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Redundancy Guide for Employers

HR Advice – A Redundancy Guide for Employers

As the Coronavirus Job Retention Scheme (CRJS) winds down on 30th September 2021, companies are adapting their practices and procedures in line with the current situation to ensure business viability. This includes reviewing their workforce to establish whether the levels of staffing are sustainable, or if changes need to be made.

Because of this, unfortunately part of business recovery may include redundancies, especially for those that have had no choice but to furlough employees to combat the economic downturn and national lockdown measures due the pandemic.

What is Redundancy

Redundancy is a form of dismissal that occurs when there is no longer a business need for a particular job role or roles. Redundancies should be carried out fairly, with employers adhering to the correct process throughout planning and consultation periods. Employers should always look for ways to avoid or prevent redundancies before coming to a final decision.

The Redundancy Process

Selection pool

If there are several staff who perform a similar type of role within the area of business that needs restructuring, you need to include these employees within a ‘pool’ of people who are at risk of redundancy. In some circumstances, the selection pool may just include one employee.

It is important to be clear on your reasoning for selecting the pool of choice, keeping in mind that these considerations are likely to be discussed during the consultation period.

Communicate clearly with employees

Employees at risk of redundancy need to be informed that their role is at risk as soon as possible. You can choose to do this as part of a group meeting with your selection pool, or one-to-one if the pool is smaller. This gives employees the opportunity to understand the proposed changes and understand the reasoning for the decision.

Employers are required to start consultation as soon as possible after making the business decision. You should make it clear in this meeting that this is the start of their redundancy consultation process.

Employers must consult on the business reason for proposed redundancies, the number of redundancies and area of the business affected, the selection criteria and how redundancy pay is calculated.

Selection criteria

Employers should decide on the criteria they will use to score staff to determine who will be made redundant and do this fairly. This may be already defined within your redundancy policy, but most businesses score based on the level of skill and transferable knowledge, attendance and performance reviews.

It is discriminatory to score based on any Protected Characteristic such as sex, race, pregnancy or maternity, or age, also extending to part-time or employees on fixed-term contracts.

First consultation meeting

After being informed that they are at risk in an initial Announcement Meeting, at the first formal consultation employers should explain how individuals have scored and provide opportunity for feedback.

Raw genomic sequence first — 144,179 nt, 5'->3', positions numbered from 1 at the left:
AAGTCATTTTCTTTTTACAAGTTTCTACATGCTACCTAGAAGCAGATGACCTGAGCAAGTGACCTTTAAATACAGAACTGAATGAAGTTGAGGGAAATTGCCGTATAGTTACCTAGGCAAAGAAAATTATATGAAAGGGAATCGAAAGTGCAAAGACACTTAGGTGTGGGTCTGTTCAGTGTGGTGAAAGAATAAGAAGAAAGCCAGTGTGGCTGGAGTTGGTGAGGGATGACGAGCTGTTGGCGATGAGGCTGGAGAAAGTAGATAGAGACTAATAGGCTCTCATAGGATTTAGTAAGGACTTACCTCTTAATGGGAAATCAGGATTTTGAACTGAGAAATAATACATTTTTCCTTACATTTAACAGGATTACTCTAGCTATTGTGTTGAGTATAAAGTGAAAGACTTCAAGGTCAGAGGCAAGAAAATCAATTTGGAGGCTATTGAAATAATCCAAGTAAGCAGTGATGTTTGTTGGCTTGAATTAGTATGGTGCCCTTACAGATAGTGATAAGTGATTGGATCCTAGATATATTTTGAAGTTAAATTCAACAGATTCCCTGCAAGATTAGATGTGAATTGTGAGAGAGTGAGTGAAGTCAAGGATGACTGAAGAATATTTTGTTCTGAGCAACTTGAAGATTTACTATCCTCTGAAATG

Employees have the right to be accompanied at consultation meetings and can challenge the business reasoning and suggest alternative options. Throughout the process, employers must consider these alternative options to redundancy, including offering suitable alternative roles, and responding clearly to any suggestions raised within the meetings.

Ensure all alternatives have been explored

There is a strong argument for finding alternative positions for at-risk staff as opposed to redundancies, largely due to the business knowledge and skill of employees who are at risk. Employers should consider what roles may be available in different areas of the business for which employees may be suitable.

Suitability is judged on how similar the role is to their current position, and the level of skills required for any new role. If an employee refuses a role that is deemed a ‘suitable’ alternative, they would not be entitled to redundancy, although some businesses may still allow an employee to leave on redundancy terms.

Final dismissal meeting

At this final meeting, employers should issue employees with notice of redundancy, adhering to notice periods defined within employment contracts. Employers should ensure employees have provided feedback, if they wish, and give written notice confirming that their post has been selected and outlining their redundancy terms. Whilst an employee is working a notice period, employers are required to continue to look for alternatives to redundancy – showing you have done all you can to avoid making the decision.

So that the process is fair, employees can choose to challenge a decision under the right to appeal. If this is the case, it is worth using an independent HR professional to carry out the process to ensure any decision made is fair, there has been no evidence of discrimination and that all possible alternative options have been explored thoroughly.

For confidential advice on any HR matters, including Redundancies, we provide the opportunity for a 15 minute support call with Director Suzanne Hurndall – book straight to calendar below:


 About Suzanne:

With specialist expertise in leadership, change management, strategy, acquisition, workplace culture, transformation and discrimination, Suzanne is passionate people leader motivated by unlocking the potential of people, teams and organisations through teamwork and collaboration.

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